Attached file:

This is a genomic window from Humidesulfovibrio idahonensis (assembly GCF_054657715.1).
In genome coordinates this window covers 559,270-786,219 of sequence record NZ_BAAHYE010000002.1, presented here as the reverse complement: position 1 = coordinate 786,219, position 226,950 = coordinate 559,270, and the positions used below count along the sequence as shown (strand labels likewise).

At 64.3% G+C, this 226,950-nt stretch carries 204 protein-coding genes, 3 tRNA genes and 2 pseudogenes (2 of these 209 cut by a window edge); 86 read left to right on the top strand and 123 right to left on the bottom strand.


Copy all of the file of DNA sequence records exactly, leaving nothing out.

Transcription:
This is a genomic window from Humidesulfovibrio idahonensis (assembly GCF_054657715.1).
In genome coordinates this window covers 559,270-786,219 of sequence record NZ_BAAHYE010000002.1, presented here as the reverse complement: position 1 = coordinate 786,219, position 226,950 = coordinate 559,270, and the positions used below count along the sequence as shown (strand labels likewise).

At 64.3% G+C, this 226,950-nt stretch carries 204 protein-coding genes, 3 tRNA genes and 2 pseudogenes (2 of these 209 cut by a window edge); 86 read left to right on the top strand and 123 right to left on the bottom strand.